And now that we are using arrow functions we can apply a rule that allows us an even more concise syntax when the arrow function only contains a return statement.

const colors = ['red', 'green', 'blue']
const lengths = colors.map(color => color.length)
console.log(lengths) // [ 3, 5, 4 ]
const uppercased = colors.map(color => color.toUpperCase())
console.log(uppercased) // [ 'RED', 'GREEN', 'BLUE' ]

Similarity to LINQ

For those who have studied C# LINQ you may see a strong resemblance of the Select statement. In fact Select from C# and map from JavaScript are very similar.

Other JavaScript enumerations

filter

If we wish to create a new array but only retain some of the elements from the original array we can use filter

const colors = ['red', 'green', 'blue']
const longColors = colors.filter(color => color.length > 3)
console.log(longColors) // [ 'green', 'blue' ]

This is very similar to C# Where from LINQ.

reduce

To use the classic example of adding up a list of numbers. Reduce takes at least two parameters, the first being the reducing function, and the second being the initial value. The reducing function takes at least two arguments itself, the first being the accumulator and the second being the current element from the array.

const numbers = [100, 42, 13]
const total = numbers.reduce((total, number) => total + number, 0)
console.log(total) // [ 155 ]

Enumerating objects

Unfortunately, objects cannot be used with map, filter, etc.

Fortunately, JavaScript gives us a way. We can, for an object, get an array of the keys of the object. We can use this array to map, and filter.

For instance, suppose we were given the following object:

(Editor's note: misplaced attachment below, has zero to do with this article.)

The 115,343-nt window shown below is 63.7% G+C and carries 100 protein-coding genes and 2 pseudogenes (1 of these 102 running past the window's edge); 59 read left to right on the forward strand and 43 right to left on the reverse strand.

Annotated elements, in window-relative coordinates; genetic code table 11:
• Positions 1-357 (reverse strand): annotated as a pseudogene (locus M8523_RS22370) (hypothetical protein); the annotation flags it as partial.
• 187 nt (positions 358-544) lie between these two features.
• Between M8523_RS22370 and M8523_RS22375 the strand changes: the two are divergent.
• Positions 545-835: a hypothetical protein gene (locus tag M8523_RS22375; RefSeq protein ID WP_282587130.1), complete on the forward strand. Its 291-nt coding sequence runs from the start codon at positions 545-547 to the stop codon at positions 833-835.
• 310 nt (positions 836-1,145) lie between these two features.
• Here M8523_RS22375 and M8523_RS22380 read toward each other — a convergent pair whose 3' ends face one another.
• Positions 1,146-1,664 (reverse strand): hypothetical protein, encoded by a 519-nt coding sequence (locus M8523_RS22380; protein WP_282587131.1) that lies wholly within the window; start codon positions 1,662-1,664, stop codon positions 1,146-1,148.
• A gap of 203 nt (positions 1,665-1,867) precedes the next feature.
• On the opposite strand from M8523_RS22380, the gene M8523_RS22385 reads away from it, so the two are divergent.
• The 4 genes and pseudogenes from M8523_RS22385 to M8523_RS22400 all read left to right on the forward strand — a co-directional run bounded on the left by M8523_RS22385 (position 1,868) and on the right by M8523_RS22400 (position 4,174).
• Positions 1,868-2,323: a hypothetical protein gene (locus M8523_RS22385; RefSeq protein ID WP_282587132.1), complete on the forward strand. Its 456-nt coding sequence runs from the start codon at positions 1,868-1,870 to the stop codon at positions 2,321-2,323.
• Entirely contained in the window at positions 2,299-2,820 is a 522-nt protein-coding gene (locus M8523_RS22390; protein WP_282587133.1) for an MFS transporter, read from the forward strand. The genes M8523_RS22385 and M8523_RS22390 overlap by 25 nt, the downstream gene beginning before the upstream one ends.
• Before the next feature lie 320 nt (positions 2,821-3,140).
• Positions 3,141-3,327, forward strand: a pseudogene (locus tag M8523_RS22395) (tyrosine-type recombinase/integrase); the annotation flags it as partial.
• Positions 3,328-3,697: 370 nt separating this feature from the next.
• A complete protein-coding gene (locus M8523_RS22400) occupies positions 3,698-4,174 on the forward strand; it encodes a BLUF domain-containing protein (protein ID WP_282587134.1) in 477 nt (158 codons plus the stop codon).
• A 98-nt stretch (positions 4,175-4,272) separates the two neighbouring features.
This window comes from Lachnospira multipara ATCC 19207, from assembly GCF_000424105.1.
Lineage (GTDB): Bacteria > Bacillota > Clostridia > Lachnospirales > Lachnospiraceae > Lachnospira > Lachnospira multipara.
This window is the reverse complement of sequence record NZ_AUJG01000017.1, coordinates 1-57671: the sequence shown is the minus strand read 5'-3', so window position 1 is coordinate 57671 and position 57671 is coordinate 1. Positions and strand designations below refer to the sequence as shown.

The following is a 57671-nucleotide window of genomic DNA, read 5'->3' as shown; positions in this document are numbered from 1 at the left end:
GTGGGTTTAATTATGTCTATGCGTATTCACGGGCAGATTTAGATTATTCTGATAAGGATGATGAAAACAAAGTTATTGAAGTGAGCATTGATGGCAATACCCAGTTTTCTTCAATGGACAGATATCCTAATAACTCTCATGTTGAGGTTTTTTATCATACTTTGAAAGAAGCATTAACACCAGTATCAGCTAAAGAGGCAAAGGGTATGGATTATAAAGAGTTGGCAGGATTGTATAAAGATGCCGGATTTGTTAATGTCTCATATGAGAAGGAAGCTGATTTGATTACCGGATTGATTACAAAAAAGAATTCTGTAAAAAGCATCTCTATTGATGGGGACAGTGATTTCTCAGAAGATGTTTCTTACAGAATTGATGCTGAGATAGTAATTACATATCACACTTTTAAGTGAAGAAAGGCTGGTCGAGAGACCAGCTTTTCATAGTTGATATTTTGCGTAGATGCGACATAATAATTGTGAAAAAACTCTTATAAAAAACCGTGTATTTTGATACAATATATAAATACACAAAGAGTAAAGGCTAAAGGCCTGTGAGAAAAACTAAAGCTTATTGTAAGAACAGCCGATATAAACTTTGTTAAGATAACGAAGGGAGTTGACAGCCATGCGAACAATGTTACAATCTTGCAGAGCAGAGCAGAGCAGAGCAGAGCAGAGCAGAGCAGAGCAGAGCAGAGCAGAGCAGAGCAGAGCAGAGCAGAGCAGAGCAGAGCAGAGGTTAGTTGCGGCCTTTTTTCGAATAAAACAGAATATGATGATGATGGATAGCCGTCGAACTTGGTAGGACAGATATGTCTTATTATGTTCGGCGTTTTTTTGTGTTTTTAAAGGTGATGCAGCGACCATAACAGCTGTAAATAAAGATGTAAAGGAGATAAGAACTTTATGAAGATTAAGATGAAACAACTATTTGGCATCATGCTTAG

const myHobbies = {
pandas: {
title: 'Panda Bears',
description:
'Pandas are bears native to south-central China, and are objectively the cutest animals on earth.',
},
miniatures: {
title: 'Miniature Painting',
description:
"I enjoy painting miniatures from board games. I've been painting since early 2018, here's some of my work.",
},
}

And we needed to turn this into an array containing the name of the key followed by the title. That is given the object above we would want something like ['pandas - Panda Bears', 'miniatures - Miniature Painting']

We can't do myHobbies.map but we can do this:

const keys = Object.keys(myHobbies) // ['pandas', 'miniatures']

And now we can use that to map

const keys = Object.keys(myHobbies) // ['pandas', 'miniatures']
const answer = keys.map(key => {
const hobby = myHobbies[key]
return `${key} - ${hobby.title}`
})

There is a downside to this approach. The variable hobby will be defined as any. This is because TypeScript can't determine the type.

There is another way to work with objects and that is Object.entries -- entries gives us back an array-of-arrays. The first element of each array is the key, and the second is the value. This allows us to avoid the value lookup.

const entries = Object.entries(myHobbies) // [['pandas', { title: ...., description: ...}], ['miniatures', { title: ..., description: ...}]
const answer = entries.map(entry => {
return `${entry[0]} - ${entry[1].title} ${entry[1].description}`
})

Using destructuring we can avoid the entry[0] and entry[1] code and give our variables better names:

const entries = Object.entries(myHobbies) // [['pandas', { title: ...., description: ...}], ['miniatures', { title: ..., description: ...}]
const answer = entries.map(([key, value]) => {
var title = value.title
var description = value.description
return `${key} - ${title} ${description}`
})

And we can reduce the code a bit further:

const answer = Object.entries(myHobbies).map(
([key, value]) => `${key} - ${value.title} ${value.description}`
)

We could also use a better name for the value variable:

const answer = Object.entries(myHobbies).map(
([key, hobby]) => `${key} - ${hobby.title} ${hobby.description}`
)

Others

See the quick reference guide for other iterators such as some, every, and reduce-right.